For sixty-eight years, I was married to a man whose motto was “Nothing is a problem. It is merely an opportunity.” One day, he came home from a luncheon appointment with a friend and said, “Joan, I’m going to have to stop driving. Today, as I came to a traffic light, I couldn’t feel whether my foot was going to touch the gas pedal or the brake.” This was an event that would definitely change our way of life. We had lived in the same community for almost sixty years. It was a “driving community.” We couldn’t walk to anything except the other houses surrounding us or the clubhouse and swimming pool across the pond from our home. Certainly, it was not an emergency since I was driving and both of us had retired from our jobs. However, as we pondered the situation that had been created, we concluded that we were placing ourselves in a position of future isolation.
Following our traditional philosophy, we sought the opportunities available to us. We were both very involved in community activities and wanted to remain that way. We had children in three different locations, only one near us, so we didn’t want to seek a fourth location. We had experienced our parents aging into their 90’s and had a basis for comparison shopping. Dick’s mother had lived to be 99, alone in a beautiful apartment in Florida. All her friends were gone, and her only companion was an aide, since both Dick and his brother lived in New York. My parents also were in a Florida apartment in a senior community with some services such as dining and a nurse on premises. My father had been mayor of the town, so they had many friends, played golf and bridge and took care of themselves. When my Dad died at 88, my mother decided to come back up north to be near my sister and me and took a senior living apartment where she became very active.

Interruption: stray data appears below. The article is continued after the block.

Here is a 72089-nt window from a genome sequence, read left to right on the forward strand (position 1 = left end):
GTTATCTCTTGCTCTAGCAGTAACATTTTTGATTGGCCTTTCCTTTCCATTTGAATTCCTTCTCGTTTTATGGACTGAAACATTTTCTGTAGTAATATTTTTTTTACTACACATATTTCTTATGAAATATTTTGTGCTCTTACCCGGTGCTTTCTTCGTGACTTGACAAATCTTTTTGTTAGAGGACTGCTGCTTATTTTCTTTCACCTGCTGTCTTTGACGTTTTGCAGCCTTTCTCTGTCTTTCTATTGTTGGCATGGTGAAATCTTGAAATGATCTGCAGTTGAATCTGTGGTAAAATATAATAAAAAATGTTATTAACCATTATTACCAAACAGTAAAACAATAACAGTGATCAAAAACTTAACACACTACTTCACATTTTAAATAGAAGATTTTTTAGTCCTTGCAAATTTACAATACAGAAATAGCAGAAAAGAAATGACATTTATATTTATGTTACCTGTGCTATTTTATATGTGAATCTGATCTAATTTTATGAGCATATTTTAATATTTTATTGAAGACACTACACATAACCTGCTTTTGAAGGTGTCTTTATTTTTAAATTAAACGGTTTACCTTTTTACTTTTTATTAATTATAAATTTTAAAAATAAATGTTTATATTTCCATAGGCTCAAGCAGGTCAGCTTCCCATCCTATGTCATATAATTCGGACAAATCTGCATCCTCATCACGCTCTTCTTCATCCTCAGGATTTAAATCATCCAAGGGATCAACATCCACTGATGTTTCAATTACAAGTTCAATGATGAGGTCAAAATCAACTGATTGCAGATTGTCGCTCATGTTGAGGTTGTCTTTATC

What did we want for our future life? We chose to stay near our friends, our religious affiliation, our community activities and the one child who had remained near us. As we were researching possibilities, we received an advertising post card from The Amsterdam. Until then, Port Washington had not been on our radar although it was twelve short miles from our home in Woodbury. We visited and toured, explained to our marketing representative what we liked in our present home and toured several apartments that met our requirements. Then, we had dinner with a couple who our marketing representative had selected as a comfortable match for us. Next, we took our children over to see the entire community. They were very impressed with everything from the residents, the programs, the location and the apartment, itself. One of our sons who is in the hospitality industry researched the management and contract requirements. We did a comparison study of costs at the Amsterdam as opposed to costs in our own home as well as quality of life at the Amsterdam as opposed to quality of life at our home. Now, it was a “no-brainer.” The Amsterdam was the place to spend our future years.
We moved here in 2014. Without a doubt, for us it was the perfect choice.